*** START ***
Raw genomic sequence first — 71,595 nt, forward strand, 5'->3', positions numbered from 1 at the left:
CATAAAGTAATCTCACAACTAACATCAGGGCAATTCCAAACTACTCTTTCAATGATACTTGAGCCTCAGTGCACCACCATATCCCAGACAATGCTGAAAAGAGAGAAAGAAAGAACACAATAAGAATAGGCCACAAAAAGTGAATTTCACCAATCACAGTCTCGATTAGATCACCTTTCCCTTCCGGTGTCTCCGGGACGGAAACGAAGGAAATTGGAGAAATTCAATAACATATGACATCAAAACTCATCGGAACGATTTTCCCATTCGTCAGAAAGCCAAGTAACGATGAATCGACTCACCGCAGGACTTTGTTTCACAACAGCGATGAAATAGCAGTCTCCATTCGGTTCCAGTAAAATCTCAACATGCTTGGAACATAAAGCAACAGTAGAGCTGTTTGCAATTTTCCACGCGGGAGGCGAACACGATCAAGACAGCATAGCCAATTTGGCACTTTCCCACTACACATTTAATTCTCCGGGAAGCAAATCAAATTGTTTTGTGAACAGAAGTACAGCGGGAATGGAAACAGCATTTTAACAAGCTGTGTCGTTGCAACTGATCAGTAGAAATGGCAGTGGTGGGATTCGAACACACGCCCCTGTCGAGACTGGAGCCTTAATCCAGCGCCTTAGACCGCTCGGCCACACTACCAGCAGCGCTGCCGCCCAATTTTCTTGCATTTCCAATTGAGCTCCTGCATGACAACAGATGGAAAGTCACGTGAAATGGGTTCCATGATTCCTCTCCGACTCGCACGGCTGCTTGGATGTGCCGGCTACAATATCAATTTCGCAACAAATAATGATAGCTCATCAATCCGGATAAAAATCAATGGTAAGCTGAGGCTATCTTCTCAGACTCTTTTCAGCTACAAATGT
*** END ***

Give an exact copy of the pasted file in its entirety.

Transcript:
Raw genomic sequence first — 71,595 nt, forward strand, 5'->3', positions numbered from 1 at the left:
CATAAAGTAATCTCACAACTAACATCAGGGCAATTCCAAACTACTCTTTCAATGATACTTGAGCCTCAGTGCACCACCATATCCCAGACAATGCTGAAAAGAGAGAAAGAAAGAACACAATAAGAATAGGCCACAAAAAGTGAATTTCACCAATCACAGTCTCGATTAGATCACCTTTCCCTTCCGGTGTCTCCGGGACGGAAACGAAGGAAATTGGAGAAATTCAATAACATATGACATCAAAACTCATCGGAACGATTTTCCCATTCGTCAGAAAGCCAAGTAACGATGAATCGACTCACCGCAGGACTTTGTTTCACAACAGCGATGAAATAGCAGTCTCCATTCGGTTCCAGTAAAATCTCAACATGCTTGGAACATAAAGCAACAGTAGAGCTGTTTGCAATTTTCCACGCGGGAGGCGAACACGATCAAGACAGCATAGCCAATTTGGCACTTTCCCACTACACATTTAATTCTCCGGGAAGCAAATCAAATTGTTTTGTGAACAGAAGTACAGCGGGAATGGAAACAGCATTTTAACAAGCTGTGTCGTTGCAACTGATCAGTAGAAATGGCAGTGGTGGGATTCGAACACACGCCCCTGTCGAGACTGGAGCCTTAATCCAGCGCCTTAGACCGCTCGGCCACACTACCAGCAGCGCTGCCGCCCAATTTTCTTGCATTTCCAATTGAGCTCCTGCATGACAACAGATGGAAAGTCACGTGAAATGGGTTCCATGATTCCTCTCCGACTCGCACGGCTGCTTGGATGTGCCGGCTACAATATCAATTTCGCAACAAATAATGATAGCTCATCAATCCGGATAAAAATCAATGGTAAGCTGAGGCTATCTTCTCAGACTCTTTTCAGCTACAAATGT